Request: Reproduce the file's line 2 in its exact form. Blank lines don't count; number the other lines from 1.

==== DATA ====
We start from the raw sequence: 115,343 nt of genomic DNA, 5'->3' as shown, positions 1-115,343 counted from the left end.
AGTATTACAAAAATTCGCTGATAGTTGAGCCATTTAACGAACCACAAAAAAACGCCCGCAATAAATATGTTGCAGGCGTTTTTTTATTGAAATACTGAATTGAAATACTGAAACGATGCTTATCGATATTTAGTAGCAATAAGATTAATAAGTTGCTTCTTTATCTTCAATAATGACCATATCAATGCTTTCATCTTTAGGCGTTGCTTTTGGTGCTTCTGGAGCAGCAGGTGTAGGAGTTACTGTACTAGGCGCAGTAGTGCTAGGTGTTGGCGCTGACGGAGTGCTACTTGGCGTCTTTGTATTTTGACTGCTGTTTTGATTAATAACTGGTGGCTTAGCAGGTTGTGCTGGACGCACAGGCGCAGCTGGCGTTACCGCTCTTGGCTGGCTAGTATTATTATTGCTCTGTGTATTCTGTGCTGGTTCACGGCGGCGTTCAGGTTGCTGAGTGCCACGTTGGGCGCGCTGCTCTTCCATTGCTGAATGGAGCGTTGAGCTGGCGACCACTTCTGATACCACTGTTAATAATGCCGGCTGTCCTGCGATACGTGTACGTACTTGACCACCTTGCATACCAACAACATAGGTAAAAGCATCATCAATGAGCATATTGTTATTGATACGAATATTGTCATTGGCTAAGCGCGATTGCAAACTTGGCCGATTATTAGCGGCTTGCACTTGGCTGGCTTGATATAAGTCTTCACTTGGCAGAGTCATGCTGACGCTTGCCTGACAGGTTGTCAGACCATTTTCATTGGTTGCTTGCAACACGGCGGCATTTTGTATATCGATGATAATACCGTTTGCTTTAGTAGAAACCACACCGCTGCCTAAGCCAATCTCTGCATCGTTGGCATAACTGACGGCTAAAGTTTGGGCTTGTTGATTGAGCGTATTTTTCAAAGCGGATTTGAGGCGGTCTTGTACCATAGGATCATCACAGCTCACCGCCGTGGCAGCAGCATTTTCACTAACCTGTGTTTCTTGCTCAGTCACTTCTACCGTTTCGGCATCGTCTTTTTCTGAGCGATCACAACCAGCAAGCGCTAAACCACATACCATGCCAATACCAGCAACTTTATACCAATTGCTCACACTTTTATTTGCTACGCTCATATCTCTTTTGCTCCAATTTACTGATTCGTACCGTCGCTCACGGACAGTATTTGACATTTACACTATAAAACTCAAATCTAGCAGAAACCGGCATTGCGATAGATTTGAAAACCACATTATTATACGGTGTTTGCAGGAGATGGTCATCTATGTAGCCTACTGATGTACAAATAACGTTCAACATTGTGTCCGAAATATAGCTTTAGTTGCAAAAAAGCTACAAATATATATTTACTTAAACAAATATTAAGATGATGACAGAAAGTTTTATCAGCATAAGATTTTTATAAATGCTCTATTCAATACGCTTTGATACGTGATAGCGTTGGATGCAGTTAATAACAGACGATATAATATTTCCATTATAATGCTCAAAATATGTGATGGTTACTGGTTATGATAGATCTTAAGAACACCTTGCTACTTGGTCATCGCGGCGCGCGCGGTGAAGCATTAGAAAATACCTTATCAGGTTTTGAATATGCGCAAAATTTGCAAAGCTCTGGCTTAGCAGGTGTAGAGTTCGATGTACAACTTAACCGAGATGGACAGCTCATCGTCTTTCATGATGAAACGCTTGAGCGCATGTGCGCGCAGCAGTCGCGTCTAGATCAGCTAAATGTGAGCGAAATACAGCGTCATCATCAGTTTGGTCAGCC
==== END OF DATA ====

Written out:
AGTATTACAAAAATTCGCTGATAGTTGAGCCATTTAACGAACCACAAAAAAACGCCCGCAATAAATATGTTGCAGGCGTTTTTTTATTGAAATACTGAATTGAAATACTGAAACGATGCTTATCGATATTTAGTAGCAATAAGATTAATAAGTTGCTTCTTTATCTTCAATAATGACCATATCAATGCTTTCATCTTTAGGCGTTGCTTTTGGTGCTTCTGGAGCAGCAGGTGTAGGAGTTACTGTACTAGGCGCAGTAGTGCTAGGTGTTGGCGCTGACGGAGTGCTACTTGGCGTCTTTGTATTTTGACTGCTGTTTTGATTAATAACTGGTGGCTTAGCAGGTTGTGCTGGACGCACAGGCGCAGCTGGCGTTACCGCTCTTGGCTGGCTAGTATTATTATTGCTCTGTGTATTCTGTGCTGGTTCACGGCGGCGTTCAGGTTGCTGAGTGCCACGTTGGGCGCGCTGCTCTTCCATTGCTGAATGGAGCGTTGAGCTGGCGACCACTTCTGATACCACTGTTAATAATGCCGGCTGTCCTGCGATACGTGTACGTACTTGACCACCTTGCATACCAACAACATAGGTAAAAGCATCATCAATGAGCATATTGTTATTGATACGAATATTGTCATTGGCTAAGCGCGATTGCAAACTTGGCCGATTATTAGCGGCTTGCACTTGGCTGGCTTGATATAAGTCTTCACTTGGCAGAGTCATGCTGACGCTTGCCTGACAGGTTGTCAGACCATTTTCATTGGTTGCTTGCAACACGGCGGCATTTTGTATATCGATGATAATACCGTTTGCTTTAGTAGAAACCACACCGCTGCCTAAGCCAATCTCTGCATCGTTGGCATAACTGACGGCTAAAGTTTGGGCTTGTTGATTGAGCGTATTTTTCAAAGCGGATTTGAGGCGGTCTTGTACCATAGGATCATCACAGCTCACCGCCGTGGCAGCAGCATTTTCACTAACCTGTGTTTCTTGCTCAGTCACTTCTACCGTTTCGGCATCGTCTTTTTCTGAGCGATCACAACCAGCAAGCGCTAAACCACATACCATGCCAATACCAGCAACTTTATACCAATTGCTCACACTTTTATTTGCTACGCTCATATCTCTTTTGCTCCAATTTACTGATTCGTACCGTCGCTCACGGACAGTATTTGACATTTACACTATAAAACTCAAATCTAGCAGAAACCGGCATTGCGATAGATTTGAAAACCACATTATTATACGGTGTTTGCAGGAGATGGTCATCTATGTAGCCTACTGATGTACAAATAACGTTCAACATTGTGTCCGAAATATAGCTTTAGTTGCAAAAAAGCTACAAATATATATTTACTTAAACAAATATTAAGATGATGACAGAAAGTTTTATCAGCATAAGATTTTTATAAATGCTCTATTCAATACGCTTTGATACGTGATAGCGTTGGATGCAGTTAATAACAGACGATATAATATTTCCATTATAATGCTCAAAATATGTGATGGTTACTGGTTATGATAGATCTTAAGAACACCTTGCTACTTGGTCATCGCGGCGCGCGCGGTGAAGCATTAGAAAATACCTTATCAGGTTTTGAATATGCGCAAAATTTGCAAAGCTCTGGCTTAGCAGGTGTAGAGTTCGATGTACAACTTAACCGAGATGGACAGCTCATCGTCTTTCATGATGAAACGCTTGAGCGCATGTGCGCGCAGCAGTCGCGTCTAGATCAGCTAAATGTGAGCGAAATACAGCGTCATCATCAGTTTGGTCAGCC